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[SPIKE] Experiment with flattening custom data object
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There have been issues raised with having a schema-less nested custom data object in the Metrics Platform monoschema. To see if we can lower the complexity on the consumer side, we can try a few different options to flatten the schema to simplify querying the data.

User story

As a data scientist/product analyst, I want to see if it's easier to query data from a flattened schema as opposed to a schema with nested json.

As an engineer, I'd like to know where the complexity gets shifted to if the Metrics Platform monoschema is adapted to remove the nested custom data object and flattened custom data properties are provided instead.

Developer notes

In order to test the hypothesis that querying is easier with a flattened schema, we can try sending mock data through the pipelines using the following approaches:

  1. Create a table wherein the custom data object is transformed into a given set of custom data fields i.e. for 3 custom data points, there will be 9 corresponding columns:
    • custom_data1_name, custom_data1_value, custom_data1_type
    • custom_data2_name, custom_data2_value, custom_data2_type
    • custom_data3_name, custom_data3_value, custom_data3_type
    • If client code only sends 1 custom data point, the other 2 sets of custom data columns will be null.
  2. Create a table wherein the custom data object is transformed into a singular column for each name, value, type so that it scales vertically i.e.
    • custom_data_name, custom_data_value, custom_data_type
    • Monoschema core contextual attributes are matched to each row such that:
      • If an event sends 2 custom data points, there will be 2 rows in the table that are linked to the same event id.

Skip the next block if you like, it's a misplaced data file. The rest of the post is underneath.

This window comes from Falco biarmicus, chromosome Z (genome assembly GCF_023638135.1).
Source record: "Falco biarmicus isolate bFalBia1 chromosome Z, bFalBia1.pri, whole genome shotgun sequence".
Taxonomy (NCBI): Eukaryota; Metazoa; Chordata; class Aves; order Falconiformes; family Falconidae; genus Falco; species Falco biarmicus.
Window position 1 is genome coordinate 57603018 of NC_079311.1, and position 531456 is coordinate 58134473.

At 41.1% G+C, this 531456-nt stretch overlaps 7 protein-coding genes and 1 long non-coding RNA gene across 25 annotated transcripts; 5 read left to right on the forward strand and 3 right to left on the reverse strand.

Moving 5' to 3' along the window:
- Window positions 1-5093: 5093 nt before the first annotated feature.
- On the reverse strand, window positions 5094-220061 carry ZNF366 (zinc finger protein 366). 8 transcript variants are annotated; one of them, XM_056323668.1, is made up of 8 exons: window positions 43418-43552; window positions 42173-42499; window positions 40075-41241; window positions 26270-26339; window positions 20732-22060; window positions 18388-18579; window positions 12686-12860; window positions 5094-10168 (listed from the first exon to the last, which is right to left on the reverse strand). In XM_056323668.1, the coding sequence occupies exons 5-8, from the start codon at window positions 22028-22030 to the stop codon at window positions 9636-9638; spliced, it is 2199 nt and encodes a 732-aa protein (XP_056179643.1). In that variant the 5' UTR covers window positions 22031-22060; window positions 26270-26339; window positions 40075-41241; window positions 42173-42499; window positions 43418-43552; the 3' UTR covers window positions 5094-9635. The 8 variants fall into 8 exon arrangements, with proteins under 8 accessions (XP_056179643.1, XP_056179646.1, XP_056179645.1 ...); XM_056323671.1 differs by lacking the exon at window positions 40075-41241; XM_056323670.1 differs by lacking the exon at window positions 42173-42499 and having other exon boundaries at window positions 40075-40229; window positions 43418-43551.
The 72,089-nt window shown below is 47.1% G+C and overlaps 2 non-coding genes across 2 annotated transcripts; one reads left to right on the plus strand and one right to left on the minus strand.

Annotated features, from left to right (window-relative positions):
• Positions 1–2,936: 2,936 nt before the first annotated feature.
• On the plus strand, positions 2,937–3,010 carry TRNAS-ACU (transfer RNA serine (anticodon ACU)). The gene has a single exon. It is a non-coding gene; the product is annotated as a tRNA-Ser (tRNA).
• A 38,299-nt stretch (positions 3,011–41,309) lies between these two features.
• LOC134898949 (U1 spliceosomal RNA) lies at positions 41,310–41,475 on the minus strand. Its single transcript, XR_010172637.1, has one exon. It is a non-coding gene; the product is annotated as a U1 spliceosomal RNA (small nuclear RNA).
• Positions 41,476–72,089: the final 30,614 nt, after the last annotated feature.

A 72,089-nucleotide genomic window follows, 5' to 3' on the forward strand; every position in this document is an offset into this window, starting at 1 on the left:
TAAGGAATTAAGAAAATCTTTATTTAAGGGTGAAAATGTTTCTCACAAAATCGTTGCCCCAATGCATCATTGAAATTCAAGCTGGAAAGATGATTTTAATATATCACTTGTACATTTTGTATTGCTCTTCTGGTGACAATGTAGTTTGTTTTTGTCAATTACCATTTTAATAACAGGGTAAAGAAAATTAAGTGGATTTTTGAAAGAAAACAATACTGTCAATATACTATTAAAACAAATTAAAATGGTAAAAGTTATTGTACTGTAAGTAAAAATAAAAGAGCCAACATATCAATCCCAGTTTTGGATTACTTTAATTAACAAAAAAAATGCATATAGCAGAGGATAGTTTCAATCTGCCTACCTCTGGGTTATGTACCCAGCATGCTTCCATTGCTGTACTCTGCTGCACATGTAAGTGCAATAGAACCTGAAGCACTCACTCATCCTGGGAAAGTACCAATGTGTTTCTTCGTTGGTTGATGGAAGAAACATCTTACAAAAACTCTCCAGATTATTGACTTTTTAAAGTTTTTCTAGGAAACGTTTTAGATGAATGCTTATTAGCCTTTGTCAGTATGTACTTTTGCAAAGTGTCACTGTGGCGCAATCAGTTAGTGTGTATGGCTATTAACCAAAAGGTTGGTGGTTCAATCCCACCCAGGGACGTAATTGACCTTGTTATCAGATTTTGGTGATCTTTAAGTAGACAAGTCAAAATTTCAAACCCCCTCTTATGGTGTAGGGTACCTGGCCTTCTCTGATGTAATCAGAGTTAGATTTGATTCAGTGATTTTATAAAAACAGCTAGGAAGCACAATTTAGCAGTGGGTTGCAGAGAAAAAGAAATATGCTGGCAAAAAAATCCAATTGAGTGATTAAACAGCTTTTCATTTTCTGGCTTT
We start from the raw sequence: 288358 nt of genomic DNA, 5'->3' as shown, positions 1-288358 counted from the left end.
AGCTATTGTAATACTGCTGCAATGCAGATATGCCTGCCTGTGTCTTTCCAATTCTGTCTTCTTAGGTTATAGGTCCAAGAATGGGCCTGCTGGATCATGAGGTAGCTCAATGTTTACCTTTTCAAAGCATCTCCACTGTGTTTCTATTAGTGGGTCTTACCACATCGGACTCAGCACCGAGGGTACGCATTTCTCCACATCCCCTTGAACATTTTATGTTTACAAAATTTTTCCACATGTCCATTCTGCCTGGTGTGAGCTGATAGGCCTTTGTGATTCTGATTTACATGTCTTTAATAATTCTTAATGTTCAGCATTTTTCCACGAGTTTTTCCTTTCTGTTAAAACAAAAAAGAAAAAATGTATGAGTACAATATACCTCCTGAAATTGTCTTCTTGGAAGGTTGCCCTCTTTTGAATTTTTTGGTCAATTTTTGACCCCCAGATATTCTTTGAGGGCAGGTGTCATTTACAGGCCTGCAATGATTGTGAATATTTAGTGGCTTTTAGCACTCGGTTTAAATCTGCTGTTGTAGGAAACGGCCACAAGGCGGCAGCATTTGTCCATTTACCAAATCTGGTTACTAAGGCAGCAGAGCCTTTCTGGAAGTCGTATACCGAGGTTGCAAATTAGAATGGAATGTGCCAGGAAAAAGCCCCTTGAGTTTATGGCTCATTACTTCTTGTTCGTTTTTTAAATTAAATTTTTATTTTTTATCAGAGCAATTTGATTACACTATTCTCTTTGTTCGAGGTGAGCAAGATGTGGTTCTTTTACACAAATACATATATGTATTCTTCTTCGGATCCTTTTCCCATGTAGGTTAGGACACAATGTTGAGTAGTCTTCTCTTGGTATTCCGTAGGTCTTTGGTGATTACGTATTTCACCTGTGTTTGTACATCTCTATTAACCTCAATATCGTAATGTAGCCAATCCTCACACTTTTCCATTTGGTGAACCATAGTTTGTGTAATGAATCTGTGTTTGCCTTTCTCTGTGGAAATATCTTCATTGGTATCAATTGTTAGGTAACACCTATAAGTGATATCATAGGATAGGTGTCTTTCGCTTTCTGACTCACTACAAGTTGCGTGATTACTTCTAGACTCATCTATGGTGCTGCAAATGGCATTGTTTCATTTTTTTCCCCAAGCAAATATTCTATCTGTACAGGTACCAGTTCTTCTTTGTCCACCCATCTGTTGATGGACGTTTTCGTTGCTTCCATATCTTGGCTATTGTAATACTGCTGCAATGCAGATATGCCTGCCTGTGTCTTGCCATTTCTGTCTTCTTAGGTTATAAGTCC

• If an event sends 3 custom data points, there will be 3 rows in the table that are linked to the same event id.
Acceptance criteria
  • Test tables are created per approaches above and populated with sufficient data. << see T340702#9014296
  • Queries are run/captured for each approach. << see Jupyter notebook attached in T340702#9014296
  • Custom data decision matrix elucidates pros/cons/risks of each approach << see spreadsheet link in T340702#9014296


Other Assignee

Event Timeline

To experiment with the different approaches to flatten the custom data object in the Metrics Platform monoschema, I generated mock data in Hive that can be queried by product analysts. The mock data in this case is a clone of the production table event.mediawiki_visual_editor_feature_use which is a current Metrics Platform stream that is collecting events from VE.

Custom data artifacts

The first approach in the ticket description (horizontal solution for including a limited TBD number of custom data items as columns in the events table) can be tested by querying cjming.mp_vefu_core_custom_data_2 (number 1 enumerated below). Note that the ticket description indicated 3 pieces of custom data - I settled on 2 pieces because of the complexity of the queries as a pyspark noob which will suffice for the needs of this experiment.

The second approach in the ticket description (vertical scaling solution for including N number of custom data items with an event) can be tested by querying the join of 2 tables cjming.mp_vefu_copy_with_id and cjming.mp_vefu_custom_data_vertical (numbers 2 and 3 enumerated below).

There are 3 tables in my eponymous database cjming in Hive:

  1. hdfs://analytics-hadoop/user/hive/warehouse/cjming.db/mp_vefu_core_custom_data_2
    • cjming.mp_vefu_core_custom_data_2 is a single table that contains the original columns from event.mediawiki_visual_editor_feature_use joined with a limit of 2 items of custom data per event. This means that if an event submitted 4 custom data items, 2 will be dropped and 2 will populate the 6 columns in the joined table. If an event sends 1 item of custom data, that 1 will populate 3 of the custom_data columns and the other 3 will be null:
      • custom_data_name1
      • custom_data_type1
      • custom_data_value1
      • custom_data_name2
      • custom_data_type2
      • custom_data_value2
    • This table can be queried as is - a predetermined 2 items of custom data are populated in this joined table.
  2. hdfs://analytics-hadoop/user/hive/warehouse/cjming.db/mp_vefu_copy_with_id
    • cjming.mp_vefu_copy_with_id is a copy of event.mediawiki_visual_editor_feature_use with an id inserted that represents the event id in this context.
    • This table contains the original custom data object blob that was submitted with the event.
  3. hdfs://analytics-hadoop/user/hive/warehouse/cjming.db/mp_vefu_custom_data_vertical
    • cjming.mp_vefu_custom_data_vertical is a vertical scaling table of custom data items associated with events by the aforementioned "event id".